Ah Otome, we meet again. I mention this everytime I cover an otome game, but new readers don’t know of the old dust-ups otome fans and I got into when this site first started. That’s right: that is where it all started for VNs Now. So whenever we do discuss otome again, it’s always a bit of a nostalgia bomb for yours truly. And NaNoRenO is always a reliable infusion of otome in the year. So, where do we begin? Ah yes: a story of long-lost love and another that celebrates everything that makes otome…Otome. You’ll see.
Are both VNs all set? Ready? GO!
In my time as a reviewer, I have had my share of light-hearted jabs at otome games and the otome faithful. There were times where those jabs turned into bare-knuckle brawling, however it was always fun to point out some of the tried and true tropes that keeps the subgenre moving forward: wistful maidens, charming love interests and the inevitable root canal that you’ll need after swallowing that much technicolor saccharine. However, it’s always nice to someone parody the subgenre without the bite that yours truly can bring to the table. It makes a Hell of a difference and misSHAPEn Love shows that clearly.
The setup is simple enough: a young woman is bored in one of her classes and starts daydreaming ridiculous otome scenarios using geometric shapes. The two (arguably) most popular otome tropes are here: the tsundere and stoic intellectual along with a GxG route. The game benefits a great deal by simply embracing the insanity of its premise and squeezing as many otome jokes out of it as possible. And yet, those jokes never feel like they come from a place of cynicism or contempt, but rather from someone who enjoys them while also appreciating the absurdity of them.
More importantly than that, the protagonist is probably the most relatable EVN protagonist I’ve ever read. As much as I like Hoodie, Kangai, Rosa and Madeleine Valois, there is no situation in reality where I can physically be in their shoes. I’ve physically and mentally been in this girl’s shoes because there have been thousands of times where I was in the middle of something boring and started writing a story in my head to pass the time. Considering this is me we’re talking about they all eventually took at GRRM route and got a little bloody, but beyond that it’s an experience most people reading this game can relate to. Capturing the absurdity and fun of it is an excellent bit of work and made the entire game a delight to play through
I don’t like using ‘cute’ or ‘fun’ as synonyms for ‘good’, but I’m making an exception here because it takes cute and fun and actually makes them into a good story. And all the writer had to do was make a few tsundere jokes and lean on the fourth wall a little. Who knew?
Sweet and Spices
Sweet and Spices is a bit more traditional and follows a young man who was recently hired to work in a bakery. Throughout the main character’s employ, he has the opportunity to interact with the owner, Miera, and learn more about her and her long lost friend. I may have spoiled the entire game just that fast now that I look at it; although only hardcore romance game fans will put two and two together. But to be fair to all of us, there are no real surprises in this one as it paints strictly within the lines.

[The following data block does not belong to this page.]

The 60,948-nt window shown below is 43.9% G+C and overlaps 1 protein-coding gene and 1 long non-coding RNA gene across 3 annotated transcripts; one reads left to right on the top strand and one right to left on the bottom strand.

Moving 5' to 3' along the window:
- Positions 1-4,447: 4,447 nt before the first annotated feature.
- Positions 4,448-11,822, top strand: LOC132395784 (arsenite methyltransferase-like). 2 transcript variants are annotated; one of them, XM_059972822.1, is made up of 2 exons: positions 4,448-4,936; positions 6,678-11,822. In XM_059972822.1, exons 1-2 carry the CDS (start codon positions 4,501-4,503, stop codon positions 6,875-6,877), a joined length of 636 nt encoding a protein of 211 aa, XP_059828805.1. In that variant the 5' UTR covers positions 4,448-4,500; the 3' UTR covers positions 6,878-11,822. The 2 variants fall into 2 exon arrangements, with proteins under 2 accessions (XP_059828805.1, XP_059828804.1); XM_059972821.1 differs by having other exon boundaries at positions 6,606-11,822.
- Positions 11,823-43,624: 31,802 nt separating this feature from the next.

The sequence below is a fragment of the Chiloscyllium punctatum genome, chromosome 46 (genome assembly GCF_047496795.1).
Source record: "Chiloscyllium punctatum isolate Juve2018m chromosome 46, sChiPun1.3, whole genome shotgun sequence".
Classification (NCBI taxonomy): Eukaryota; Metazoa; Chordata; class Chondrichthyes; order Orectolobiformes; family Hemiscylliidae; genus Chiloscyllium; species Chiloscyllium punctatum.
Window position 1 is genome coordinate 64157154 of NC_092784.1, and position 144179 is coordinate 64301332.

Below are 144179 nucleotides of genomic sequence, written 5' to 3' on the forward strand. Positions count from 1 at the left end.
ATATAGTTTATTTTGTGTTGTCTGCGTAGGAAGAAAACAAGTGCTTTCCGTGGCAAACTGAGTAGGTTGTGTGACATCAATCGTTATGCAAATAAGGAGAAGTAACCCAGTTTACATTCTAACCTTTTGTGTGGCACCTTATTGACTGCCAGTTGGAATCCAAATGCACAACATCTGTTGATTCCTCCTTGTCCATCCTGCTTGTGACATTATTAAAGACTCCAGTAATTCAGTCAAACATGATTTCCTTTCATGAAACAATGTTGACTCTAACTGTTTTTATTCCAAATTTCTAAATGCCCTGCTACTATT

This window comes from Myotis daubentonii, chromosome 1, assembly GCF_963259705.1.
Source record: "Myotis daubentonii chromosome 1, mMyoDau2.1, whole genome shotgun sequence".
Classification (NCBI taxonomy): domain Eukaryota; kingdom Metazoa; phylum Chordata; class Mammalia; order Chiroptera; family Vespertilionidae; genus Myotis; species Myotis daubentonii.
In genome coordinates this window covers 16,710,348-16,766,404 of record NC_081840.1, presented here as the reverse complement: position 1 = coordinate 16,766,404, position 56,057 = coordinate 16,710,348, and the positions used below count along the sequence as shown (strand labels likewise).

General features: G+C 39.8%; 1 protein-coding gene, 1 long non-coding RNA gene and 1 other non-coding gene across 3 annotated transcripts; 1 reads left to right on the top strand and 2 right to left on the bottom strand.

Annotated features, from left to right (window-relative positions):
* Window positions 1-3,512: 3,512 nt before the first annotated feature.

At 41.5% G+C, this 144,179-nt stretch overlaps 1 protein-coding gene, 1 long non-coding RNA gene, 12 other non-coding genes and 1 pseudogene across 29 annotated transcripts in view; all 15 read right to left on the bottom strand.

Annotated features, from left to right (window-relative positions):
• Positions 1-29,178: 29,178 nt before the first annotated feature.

Every time you go to work, you’re given options that will lead to a separate ending. The writing is on the wall pretty much immediately as far as plot revelations go. However, because this one is so short, the rationale tying together the story’s logic is paper thin. The only thing that really stood out here is the voice acting for Miera which, considering the material, wasn’t terrible. But it’s hard to properly gauge what can be taken away from this and used for personal growth. It’s far too ‘paint by numbers’ if that makes any sense, and the developer will have to either try a longer story or something a little more out of box before we really know what work actually represents them and not just the romantic subgenre.
I really wish I had more to say, but there really isn’t more to the game than that. It’s passible in a stretch and complete (which is more than I can say for some), but hardly memorable.
No contest here, misSHAPEn Love just hits all of the right buttons. It’s a parody done right of one of the best subgenres in the world to riff on backed by an honest, but sharp sense of humor. Hopefully in the future we’ll see more from S&S’s developer, but for now shape otome moves on.
Editor’s Note here. As you can obviously tell, I didn’t even come close to my goal of playing all NaNoRenO games in a month. However, I will continue to cover the NaNo releases for this year in this format until it gets done. It’ll be mixed into the regular reviewing schedule and when it’s over, those two reviews will go on as well. I apologize for the inconvenience and there’s nothing left to do but keep playing ‘em.